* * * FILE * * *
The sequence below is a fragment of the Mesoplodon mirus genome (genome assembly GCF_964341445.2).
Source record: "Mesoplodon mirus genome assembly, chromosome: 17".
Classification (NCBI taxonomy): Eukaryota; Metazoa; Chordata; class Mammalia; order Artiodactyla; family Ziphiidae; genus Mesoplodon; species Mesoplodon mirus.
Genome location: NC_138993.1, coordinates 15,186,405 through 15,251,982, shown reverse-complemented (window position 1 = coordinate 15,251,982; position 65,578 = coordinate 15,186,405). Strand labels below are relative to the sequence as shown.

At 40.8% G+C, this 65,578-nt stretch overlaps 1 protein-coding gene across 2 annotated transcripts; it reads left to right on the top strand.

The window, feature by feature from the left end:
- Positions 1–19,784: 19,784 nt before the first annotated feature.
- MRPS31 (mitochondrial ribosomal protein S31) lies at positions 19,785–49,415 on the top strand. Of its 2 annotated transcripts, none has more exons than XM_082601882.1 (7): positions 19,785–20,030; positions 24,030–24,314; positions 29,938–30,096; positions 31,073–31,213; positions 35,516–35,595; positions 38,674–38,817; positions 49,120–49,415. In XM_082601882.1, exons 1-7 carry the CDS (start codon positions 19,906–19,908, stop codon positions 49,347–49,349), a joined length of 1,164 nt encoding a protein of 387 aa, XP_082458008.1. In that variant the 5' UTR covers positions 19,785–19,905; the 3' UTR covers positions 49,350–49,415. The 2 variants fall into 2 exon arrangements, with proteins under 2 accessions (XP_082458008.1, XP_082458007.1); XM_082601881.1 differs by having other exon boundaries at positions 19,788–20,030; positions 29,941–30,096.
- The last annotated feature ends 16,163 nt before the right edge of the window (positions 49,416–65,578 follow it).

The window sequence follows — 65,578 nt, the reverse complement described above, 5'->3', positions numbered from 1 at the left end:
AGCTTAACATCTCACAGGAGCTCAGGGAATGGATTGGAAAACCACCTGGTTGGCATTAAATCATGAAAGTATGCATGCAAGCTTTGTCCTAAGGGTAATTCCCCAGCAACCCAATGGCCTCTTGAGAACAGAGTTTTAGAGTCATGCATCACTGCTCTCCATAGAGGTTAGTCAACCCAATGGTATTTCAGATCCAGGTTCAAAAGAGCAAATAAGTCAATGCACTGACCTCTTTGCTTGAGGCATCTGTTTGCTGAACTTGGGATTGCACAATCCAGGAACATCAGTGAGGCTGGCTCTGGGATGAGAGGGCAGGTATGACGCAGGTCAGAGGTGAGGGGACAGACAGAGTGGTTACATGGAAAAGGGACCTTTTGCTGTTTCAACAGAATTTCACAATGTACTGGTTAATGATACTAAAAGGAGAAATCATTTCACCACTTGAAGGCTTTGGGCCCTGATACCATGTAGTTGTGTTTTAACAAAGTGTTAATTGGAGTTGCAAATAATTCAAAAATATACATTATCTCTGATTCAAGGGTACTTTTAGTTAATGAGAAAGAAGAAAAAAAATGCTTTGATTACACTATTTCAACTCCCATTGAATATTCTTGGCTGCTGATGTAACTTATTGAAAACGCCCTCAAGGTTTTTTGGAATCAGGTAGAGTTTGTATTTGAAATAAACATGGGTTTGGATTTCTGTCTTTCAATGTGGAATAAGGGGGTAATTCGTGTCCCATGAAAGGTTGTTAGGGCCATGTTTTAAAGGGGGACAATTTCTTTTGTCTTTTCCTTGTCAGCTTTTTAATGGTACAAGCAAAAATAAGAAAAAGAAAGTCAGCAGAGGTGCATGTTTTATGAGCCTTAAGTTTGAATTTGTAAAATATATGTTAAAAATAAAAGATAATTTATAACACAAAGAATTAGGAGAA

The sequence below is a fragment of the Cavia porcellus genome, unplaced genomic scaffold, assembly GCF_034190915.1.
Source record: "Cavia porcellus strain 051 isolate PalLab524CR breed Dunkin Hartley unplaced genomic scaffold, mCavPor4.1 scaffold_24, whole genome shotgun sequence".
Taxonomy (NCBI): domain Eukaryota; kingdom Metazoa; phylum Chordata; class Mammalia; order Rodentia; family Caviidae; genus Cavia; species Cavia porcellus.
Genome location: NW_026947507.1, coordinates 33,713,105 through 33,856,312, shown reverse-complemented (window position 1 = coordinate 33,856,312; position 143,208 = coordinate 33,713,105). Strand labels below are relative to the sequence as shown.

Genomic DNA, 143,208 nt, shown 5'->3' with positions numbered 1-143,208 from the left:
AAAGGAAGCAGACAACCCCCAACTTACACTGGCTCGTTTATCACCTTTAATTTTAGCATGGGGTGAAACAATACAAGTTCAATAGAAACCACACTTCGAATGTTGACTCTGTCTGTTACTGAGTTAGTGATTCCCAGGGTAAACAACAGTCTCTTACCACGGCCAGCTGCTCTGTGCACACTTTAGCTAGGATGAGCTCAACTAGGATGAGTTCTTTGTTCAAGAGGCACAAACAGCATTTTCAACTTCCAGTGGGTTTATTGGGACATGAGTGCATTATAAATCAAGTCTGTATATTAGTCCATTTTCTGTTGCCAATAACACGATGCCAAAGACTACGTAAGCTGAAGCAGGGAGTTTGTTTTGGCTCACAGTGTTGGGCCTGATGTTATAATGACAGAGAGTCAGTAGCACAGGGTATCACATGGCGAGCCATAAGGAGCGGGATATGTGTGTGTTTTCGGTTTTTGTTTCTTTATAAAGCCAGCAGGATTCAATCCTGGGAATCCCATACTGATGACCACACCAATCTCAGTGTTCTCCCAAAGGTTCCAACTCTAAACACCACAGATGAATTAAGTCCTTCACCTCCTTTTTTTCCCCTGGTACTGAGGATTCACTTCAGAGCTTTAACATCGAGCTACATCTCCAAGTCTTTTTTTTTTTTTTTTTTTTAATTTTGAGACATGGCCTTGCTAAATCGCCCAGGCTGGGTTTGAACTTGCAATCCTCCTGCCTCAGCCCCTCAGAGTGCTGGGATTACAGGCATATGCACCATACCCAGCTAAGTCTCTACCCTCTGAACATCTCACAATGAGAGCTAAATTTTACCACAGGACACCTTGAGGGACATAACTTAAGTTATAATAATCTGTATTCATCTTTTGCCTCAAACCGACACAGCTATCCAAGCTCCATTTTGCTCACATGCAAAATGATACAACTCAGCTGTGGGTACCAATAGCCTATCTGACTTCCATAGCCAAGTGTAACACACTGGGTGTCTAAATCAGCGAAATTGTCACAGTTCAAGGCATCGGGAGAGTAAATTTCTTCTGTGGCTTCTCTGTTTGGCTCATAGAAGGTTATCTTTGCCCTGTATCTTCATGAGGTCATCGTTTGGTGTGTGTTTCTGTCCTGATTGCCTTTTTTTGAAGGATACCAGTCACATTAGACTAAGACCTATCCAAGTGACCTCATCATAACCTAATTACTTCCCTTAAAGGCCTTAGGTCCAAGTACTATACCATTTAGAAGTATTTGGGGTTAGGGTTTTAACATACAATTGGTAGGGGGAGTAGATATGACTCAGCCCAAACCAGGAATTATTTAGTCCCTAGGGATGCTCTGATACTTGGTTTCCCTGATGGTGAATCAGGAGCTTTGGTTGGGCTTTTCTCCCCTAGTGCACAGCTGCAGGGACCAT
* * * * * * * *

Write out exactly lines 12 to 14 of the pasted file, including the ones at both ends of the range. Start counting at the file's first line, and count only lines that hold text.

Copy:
The sequence below is a fragment of the Cavia porcellus genome, unplaced genomic scaffold, assembly GCF_034190915.1.
Source record: "Cavia porcellus strain 051 isolate PalLab524CR breed Dunkin Hartley unplaced genomic scaffold, mCavPor4.1 scaffold_24, whole genome shotgun sequence".
Taxonomy (NCBI): domain Eukaryota; kingdom Metazoa; phylum Chordata; class Mammalia; order Rodentia; family Caviidae; genus Cavia; species Cavia porcellus.